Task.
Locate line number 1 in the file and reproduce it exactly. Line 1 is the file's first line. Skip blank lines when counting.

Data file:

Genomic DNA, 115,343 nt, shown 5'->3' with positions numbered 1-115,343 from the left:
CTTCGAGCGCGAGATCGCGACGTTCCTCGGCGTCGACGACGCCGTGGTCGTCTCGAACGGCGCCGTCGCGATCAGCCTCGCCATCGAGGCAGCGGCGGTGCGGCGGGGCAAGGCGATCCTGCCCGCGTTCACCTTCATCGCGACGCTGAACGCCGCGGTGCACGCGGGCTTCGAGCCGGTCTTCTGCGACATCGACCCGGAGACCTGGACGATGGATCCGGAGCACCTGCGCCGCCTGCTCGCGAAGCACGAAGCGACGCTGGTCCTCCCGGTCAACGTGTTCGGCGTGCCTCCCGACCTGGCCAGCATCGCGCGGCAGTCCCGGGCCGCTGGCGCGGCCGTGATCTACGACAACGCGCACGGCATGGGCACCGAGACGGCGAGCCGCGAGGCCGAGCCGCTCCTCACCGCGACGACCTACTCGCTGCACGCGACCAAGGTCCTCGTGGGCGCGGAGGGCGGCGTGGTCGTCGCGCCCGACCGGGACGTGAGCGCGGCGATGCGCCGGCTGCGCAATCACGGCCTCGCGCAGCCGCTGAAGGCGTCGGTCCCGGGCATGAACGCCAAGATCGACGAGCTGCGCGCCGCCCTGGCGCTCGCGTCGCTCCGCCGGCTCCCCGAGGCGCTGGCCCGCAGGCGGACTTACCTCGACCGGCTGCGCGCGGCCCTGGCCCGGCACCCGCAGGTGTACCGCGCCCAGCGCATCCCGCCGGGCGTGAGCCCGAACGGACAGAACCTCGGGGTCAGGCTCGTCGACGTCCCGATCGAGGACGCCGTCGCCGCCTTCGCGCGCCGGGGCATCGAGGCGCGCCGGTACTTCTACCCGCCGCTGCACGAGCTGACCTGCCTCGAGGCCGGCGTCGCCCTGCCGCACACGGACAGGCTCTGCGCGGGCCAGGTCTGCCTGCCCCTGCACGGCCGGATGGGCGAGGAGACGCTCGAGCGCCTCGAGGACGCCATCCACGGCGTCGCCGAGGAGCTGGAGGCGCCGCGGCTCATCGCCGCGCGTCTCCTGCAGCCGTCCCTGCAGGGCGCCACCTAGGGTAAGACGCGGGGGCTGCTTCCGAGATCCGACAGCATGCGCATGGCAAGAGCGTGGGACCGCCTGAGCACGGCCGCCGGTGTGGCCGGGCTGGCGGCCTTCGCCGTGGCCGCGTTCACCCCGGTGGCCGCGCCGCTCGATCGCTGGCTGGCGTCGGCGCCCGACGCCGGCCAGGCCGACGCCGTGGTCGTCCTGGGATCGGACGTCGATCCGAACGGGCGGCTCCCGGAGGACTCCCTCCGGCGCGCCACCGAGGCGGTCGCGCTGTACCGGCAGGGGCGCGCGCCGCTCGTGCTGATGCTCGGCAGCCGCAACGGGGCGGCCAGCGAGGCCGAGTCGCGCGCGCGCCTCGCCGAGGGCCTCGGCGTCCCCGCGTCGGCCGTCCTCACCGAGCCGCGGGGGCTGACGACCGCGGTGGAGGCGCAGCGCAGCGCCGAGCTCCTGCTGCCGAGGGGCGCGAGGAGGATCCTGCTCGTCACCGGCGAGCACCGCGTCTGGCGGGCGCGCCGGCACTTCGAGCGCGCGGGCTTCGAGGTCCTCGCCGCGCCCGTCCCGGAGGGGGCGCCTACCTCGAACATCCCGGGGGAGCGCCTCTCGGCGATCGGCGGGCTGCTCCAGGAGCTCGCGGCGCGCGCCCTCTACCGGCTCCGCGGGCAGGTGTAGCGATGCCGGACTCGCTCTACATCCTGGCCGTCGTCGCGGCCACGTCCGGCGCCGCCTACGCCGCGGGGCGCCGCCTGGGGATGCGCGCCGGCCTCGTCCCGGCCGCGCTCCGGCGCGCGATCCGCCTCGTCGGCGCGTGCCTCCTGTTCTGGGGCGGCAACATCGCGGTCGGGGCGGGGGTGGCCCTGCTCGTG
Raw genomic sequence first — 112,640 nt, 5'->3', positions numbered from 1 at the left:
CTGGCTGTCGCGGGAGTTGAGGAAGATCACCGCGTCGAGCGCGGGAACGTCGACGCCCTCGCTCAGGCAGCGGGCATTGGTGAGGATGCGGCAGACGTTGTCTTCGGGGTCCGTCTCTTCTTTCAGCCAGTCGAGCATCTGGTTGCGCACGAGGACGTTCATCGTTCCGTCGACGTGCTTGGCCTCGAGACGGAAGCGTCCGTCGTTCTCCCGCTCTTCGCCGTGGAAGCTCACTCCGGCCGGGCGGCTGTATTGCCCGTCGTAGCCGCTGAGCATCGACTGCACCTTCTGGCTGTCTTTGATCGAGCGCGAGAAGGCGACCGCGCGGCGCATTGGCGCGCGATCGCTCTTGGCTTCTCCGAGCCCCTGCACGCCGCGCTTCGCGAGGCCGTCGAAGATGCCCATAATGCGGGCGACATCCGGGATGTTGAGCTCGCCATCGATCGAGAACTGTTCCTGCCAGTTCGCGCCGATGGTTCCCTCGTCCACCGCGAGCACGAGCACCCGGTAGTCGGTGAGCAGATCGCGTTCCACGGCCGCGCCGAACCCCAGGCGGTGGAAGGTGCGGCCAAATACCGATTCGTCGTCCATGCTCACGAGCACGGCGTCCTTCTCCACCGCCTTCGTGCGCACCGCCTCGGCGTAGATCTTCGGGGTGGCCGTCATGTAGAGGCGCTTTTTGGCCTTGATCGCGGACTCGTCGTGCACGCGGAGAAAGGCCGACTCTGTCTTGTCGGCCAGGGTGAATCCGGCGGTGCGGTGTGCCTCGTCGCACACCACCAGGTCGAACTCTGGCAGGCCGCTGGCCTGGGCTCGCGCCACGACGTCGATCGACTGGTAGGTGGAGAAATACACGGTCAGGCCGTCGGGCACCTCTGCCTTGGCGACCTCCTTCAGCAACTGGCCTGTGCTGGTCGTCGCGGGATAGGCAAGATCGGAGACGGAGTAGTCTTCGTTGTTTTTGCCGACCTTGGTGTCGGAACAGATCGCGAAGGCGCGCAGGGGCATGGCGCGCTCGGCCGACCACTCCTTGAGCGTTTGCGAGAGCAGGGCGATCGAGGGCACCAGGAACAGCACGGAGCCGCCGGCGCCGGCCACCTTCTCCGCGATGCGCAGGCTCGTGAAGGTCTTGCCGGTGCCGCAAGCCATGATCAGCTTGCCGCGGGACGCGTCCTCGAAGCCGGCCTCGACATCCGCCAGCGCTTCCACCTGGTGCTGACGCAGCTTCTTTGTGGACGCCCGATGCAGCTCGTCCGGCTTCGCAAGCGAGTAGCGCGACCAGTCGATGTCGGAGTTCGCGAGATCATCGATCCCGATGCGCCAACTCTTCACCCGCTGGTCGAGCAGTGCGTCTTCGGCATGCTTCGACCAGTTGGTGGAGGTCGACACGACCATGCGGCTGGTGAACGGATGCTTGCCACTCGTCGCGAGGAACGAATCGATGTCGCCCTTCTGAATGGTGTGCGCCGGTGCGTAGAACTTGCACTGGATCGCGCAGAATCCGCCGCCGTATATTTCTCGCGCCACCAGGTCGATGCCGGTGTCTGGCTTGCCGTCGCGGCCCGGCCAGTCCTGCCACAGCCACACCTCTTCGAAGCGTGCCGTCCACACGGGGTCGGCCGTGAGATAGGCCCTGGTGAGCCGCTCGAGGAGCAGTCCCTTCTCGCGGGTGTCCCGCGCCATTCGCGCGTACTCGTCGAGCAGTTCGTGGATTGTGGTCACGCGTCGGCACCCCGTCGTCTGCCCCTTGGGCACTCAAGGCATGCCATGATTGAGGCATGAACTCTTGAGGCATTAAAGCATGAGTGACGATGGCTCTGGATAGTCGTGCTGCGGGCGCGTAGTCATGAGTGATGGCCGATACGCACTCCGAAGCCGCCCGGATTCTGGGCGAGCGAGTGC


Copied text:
Genomic DNA, 115,343 nt, shown 5'->3' with positions numbered 1-115,343 from the left: